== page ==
SINGAPORE, Sept 14 — The Progress Singapore Party’s (PSP) thinking that jobs taken away from foreigners will automatically go to Singaporeans is “fatally flawed”, said Finance Minister Lawrence Wong today, as he pointed out that the data and evidence are clear — the government’s economic policies have helped to raise standards of living across the board and to create “many more good jobs for Singaporeans”.
“Our children — fresh graduates from our Institutes of Higher Learning, polytechnics and the Institute of Technical Education — are benefiting. They are doing the jobs of the future, not the past — which would have disappeared in any event if we had stood still in the 1990s,” said Wong in his opening speech on a Parliamentary motion which he tabled on securing Singaporeans’ jobs and livelihoods.
Nevertheless, he acknowledged that there are downsides to an open economy which must be attended to. But the right approach — which has been adopted by the ruling People’s Action Party and the National Trades Union Congress labour movement — is “not to impede progress by holding on to every job even as they become obsolete; but to work hard to protect every worker and help those who are displaced”, Wong stressed.
“In this way, we can grow the economic pie for everyone, and ensure that the cost of globalisation and openness does not fall unfairly on the displaced workers,” he added, noting that Singapore will “stagnate and atrophy” if the desire is to have an economy “where nobody will ever be displaced”.
Price to pay if foreigner numbers reduced
Wong had filed the motion in response to a separate motion filed by PSP’s Non-Constituency Member of Parliament Leong Mun Wai to explain and reiterate the government’s position on the matter.
The government, he said, could not accept Mr Leong’s motion as it falsely attributes the challenges faced by Singaporeans in securing jobs to that of free trade agreements and foreigners, despite an earlier parliamentary debate on the matter in July this year.
“The PSP assumes that if we reduced the number of foreigners here, then all their jobs will automatically go to Singaporeans,” said Wong, who also criticised the “strong racist and xenophobic undertones” of PSP’s stance on the issue.
Wong pointed out that there are more than 25,000 professional, managerial, executive and technician (PMET) vacancies currently, with many companies still looking to hire.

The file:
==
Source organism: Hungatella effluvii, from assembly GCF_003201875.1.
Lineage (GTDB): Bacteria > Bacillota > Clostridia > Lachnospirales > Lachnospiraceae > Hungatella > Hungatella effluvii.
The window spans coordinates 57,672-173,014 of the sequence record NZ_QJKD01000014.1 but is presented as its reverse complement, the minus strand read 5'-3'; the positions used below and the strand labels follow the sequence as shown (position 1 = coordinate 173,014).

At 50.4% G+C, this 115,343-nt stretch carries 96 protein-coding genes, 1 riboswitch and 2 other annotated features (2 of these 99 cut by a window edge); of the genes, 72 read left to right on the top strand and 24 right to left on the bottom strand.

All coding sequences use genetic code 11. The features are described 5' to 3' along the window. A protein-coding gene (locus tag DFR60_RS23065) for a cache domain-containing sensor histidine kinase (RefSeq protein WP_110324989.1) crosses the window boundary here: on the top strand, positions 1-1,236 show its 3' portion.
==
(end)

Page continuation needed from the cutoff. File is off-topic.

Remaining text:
“With so many companies having difficulties filling these vacancies, how would we find people with the relevant skill-sets to take on the additional ‘tens of thousands’ of jobs that Mr Leong thinks can be created by getting rid of the foreigners?” he questioned.
If the country’s policies become overly-restrictive, companies will just find other places to operate in where they can be more competitive and Singapore would lose all the jobs that these companies had brought in, he added.
He warned that if the government is not careful, decades of effort to build Singapore’s reputation as a business hub would be wasted, with Singaporeans ultimately paying the price.
Wong said that those who are calling for fewer foreigners in Singapore may be feeling a sense of nostalgia of how Singapore was like in the past.
However, in the 1990s, Singapore was not as developed as an economic hub with foreigners only accounting for about 10 per cent of the PMET workforce.
Singapore’s overall standards of living was also much lower then, pointed out Wong.
The gross domestic product per capita was around S$35,000 (RM108,318) then, compared to the S$80,000 now and the median salaries of residents were less than S$2,000 compared to around S$4,500 now.
“Is that what we want? Stagnate in the 1990s, while the rest of the world progresses around us?” questioned Wong.
“Remember how Lee Kuan Yew once said, “never fear, 10 years from now, this will be a metropolis”. What do Leong and the PSP promise: ‘don’t worry, 10 years from now, we will go back 30 years’?”
As a business hub, Singapore cannot escape global competition but by combining and complementing foreign and local professionals, the nation will be able to attract more investments and create more good jobs for Singaporeans.